End-of-Life Decisions for Your Beloved Animals
While our focus here is usually on saddles, there comes a time in every horse, dog, cat, or any pet owner’s journey when we must make difficult choices regarding their well-being.
We understand that as caretakers and loving owners of these wonderful creatures, we will inevitably encounter the challenging decision of whether it’s time for them to cross the Rainbow Bridge. This moment arrives when they face more bad days than good or when illness strikes, demanding a treatment with uncertain outcomes.
These are the choices we make when we embrace the role of caregivers for our furry, feathered, or scaled friends. It’s a responsibility, a privilege, and a heart-wrenching part of our journey as animal lovers and owners.
A Personal Reflection
Recently, I faced the heart-wrenching decision to bid farewell to my cherished mare, Dixie. Having retired her a few years ago, my hope was to watch her gracefully embrace her twilight years. Unfortunately, arthritis had other plans.
As spring blossomed this year, I knew it would be her last summer. The thought even crossed my mind to spare her the discomfort of the approaching warmer months and make the decision right then in the spring. But as any pet owner knows, this choice is never easy or swift.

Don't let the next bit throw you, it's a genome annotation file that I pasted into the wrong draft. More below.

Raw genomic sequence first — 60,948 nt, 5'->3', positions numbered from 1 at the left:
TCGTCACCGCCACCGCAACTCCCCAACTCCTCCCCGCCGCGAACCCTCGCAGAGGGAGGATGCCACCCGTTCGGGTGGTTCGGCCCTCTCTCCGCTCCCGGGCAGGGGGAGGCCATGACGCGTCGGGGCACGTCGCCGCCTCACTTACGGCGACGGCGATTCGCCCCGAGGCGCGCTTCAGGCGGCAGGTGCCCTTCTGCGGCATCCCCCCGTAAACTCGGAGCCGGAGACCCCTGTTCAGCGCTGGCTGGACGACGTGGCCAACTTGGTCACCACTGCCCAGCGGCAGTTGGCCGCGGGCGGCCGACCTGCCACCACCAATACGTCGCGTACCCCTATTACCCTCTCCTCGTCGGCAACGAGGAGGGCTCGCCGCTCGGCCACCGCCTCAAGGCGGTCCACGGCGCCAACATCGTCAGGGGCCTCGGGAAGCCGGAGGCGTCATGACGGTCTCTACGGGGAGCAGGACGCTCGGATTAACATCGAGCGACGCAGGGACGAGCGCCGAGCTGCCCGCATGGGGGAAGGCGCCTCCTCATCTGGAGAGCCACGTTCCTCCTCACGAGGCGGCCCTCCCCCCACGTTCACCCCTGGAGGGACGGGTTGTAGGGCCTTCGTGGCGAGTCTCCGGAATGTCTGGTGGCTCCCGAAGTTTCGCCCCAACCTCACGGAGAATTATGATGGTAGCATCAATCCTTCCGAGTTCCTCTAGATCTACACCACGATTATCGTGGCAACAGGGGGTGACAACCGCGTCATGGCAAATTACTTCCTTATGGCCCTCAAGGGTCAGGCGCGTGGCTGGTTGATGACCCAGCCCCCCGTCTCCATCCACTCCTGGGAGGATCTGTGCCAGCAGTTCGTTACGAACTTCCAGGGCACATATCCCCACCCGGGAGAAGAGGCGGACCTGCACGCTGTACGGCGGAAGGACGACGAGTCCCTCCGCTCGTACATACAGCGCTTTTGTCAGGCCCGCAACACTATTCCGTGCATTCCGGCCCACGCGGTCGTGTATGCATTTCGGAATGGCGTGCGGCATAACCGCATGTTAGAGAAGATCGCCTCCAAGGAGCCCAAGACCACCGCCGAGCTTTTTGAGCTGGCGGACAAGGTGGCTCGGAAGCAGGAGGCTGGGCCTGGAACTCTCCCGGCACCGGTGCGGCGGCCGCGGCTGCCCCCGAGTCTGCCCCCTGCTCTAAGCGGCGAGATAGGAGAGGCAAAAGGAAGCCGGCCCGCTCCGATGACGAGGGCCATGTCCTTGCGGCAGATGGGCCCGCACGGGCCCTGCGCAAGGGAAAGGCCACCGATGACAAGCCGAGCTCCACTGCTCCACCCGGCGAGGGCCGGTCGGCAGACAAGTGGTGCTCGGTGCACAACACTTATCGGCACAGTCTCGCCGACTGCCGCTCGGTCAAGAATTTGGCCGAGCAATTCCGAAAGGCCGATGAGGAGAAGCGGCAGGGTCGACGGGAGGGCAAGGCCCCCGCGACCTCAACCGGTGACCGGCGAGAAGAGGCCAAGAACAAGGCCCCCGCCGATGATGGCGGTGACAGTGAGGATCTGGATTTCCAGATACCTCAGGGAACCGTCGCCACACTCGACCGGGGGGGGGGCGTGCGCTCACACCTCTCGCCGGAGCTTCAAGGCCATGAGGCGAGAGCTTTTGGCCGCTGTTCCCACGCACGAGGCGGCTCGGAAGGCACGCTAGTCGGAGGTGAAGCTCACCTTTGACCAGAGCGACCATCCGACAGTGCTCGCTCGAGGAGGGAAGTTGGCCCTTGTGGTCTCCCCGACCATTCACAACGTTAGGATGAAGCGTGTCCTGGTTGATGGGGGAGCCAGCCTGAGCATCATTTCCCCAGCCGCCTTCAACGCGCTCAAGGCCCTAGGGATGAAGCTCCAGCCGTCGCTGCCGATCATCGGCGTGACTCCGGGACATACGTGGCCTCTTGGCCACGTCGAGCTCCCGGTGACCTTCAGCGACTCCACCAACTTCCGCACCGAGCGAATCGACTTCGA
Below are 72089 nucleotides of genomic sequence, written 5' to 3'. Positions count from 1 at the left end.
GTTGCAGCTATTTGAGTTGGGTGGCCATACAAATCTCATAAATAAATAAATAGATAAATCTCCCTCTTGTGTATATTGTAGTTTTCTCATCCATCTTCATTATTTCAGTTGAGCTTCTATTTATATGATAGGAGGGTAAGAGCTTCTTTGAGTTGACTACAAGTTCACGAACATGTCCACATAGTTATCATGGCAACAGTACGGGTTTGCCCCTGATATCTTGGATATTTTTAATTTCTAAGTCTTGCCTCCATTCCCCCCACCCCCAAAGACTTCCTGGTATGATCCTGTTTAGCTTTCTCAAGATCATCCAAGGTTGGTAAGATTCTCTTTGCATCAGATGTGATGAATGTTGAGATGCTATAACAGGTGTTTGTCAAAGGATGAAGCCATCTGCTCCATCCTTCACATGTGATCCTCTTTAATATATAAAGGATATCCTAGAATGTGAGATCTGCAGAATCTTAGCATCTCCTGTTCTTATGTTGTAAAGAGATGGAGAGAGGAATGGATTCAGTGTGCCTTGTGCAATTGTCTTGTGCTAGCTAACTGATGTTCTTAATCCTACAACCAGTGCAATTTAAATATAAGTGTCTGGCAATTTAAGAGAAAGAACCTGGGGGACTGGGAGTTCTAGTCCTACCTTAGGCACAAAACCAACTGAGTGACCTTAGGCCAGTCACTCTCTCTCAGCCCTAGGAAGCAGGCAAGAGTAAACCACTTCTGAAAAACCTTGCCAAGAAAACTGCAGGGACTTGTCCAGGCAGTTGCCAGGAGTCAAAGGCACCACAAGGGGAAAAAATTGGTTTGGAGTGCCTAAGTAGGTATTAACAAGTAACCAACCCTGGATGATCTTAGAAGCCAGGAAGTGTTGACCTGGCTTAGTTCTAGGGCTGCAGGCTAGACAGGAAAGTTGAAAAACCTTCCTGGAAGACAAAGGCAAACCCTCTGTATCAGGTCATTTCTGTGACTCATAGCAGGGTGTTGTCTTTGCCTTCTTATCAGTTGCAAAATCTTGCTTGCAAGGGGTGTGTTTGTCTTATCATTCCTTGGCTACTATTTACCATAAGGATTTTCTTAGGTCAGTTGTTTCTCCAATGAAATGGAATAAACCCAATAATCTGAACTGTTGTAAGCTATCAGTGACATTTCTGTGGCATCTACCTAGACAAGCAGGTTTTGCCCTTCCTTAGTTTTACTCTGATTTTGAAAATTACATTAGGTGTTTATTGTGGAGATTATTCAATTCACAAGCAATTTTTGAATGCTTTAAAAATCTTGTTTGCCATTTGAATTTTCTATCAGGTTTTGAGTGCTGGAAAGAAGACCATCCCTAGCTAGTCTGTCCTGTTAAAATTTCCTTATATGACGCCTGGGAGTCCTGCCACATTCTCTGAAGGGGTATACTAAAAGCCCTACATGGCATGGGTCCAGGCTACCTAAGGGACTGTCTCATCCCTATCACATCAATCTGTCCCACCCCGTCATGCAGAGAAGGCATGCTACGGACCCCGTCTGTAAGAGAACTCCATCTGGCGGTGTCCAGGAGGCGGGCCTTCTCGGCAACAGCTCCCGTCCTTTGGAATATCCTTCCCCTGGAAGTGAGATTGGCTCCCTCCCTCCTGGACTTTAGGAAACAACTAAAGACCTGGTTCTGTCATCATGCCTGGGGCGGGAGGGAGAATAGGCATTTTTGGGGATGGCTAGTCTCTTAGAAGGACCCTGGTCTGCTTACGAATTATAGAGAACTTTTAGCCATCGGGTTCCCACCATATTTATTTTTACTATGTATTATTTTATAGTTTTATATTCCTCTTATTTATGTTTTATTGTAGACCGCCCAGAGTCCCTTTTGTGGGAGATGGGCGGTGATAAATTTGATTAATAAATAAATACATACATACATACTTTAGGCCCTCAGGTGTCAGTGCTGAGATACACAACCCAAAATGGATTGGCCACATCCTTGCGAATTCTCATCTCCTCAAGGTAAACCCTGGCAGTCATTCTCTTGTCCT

Dixie wasn’t the first horse or pet I’ve had to make this choice for. Yet, for some reason, this loss weighed heavier than anticipated. The weeks and days leading up to the scheduled moment were filled with a pain that words struggle to capture.
Perhaps it’s because I’ve grown older, gained a deeper understanding of mortality, or maybe it’s because Dixie brought such immense joy to my riding journey, and I wished for her to enjoy an easy life for much longer. Whatever the cause, this proved to be one of the most emotionally challenging farewells to an animal I’ve ever experienced.
Now, what I’m about to say might be misconstrued, but after it was all over, once I knew she was peacefully wandering the fields towards the Rainbow Bridge, I felt a sense of relief. No more second-guessing, no more wondering if she’d be content for one more winter and summer. The answer was no, but that doesn’t lessen the ache of wishing for a different response.
I grieved intensely, shedding tears for weeks leading up to it, allowing all the emotions to flow freely. I believe it’s crucial to let it all out, if only for the release it provides. Yet, amidst the sorrow, there was a profound relief in knowing she was free from the relentless pain she endured. The comfort of knowing she wouldn’t face any more winter bullying, eliminating the risk of slips and falls.
I primarily care for senior horses, two of which are approaching 34 and 35 in January. Then, there are the three in their mid 20s. I understand what lies ahead, particularly for those two old companions I’ve shared nearly three decades with. When their time comes, I’ll grieve deeply, as I’ve known them for all but the earliest years of their lives. And just like Dixie, they’ll tell me when it’s their time, and it will be my time to let them go.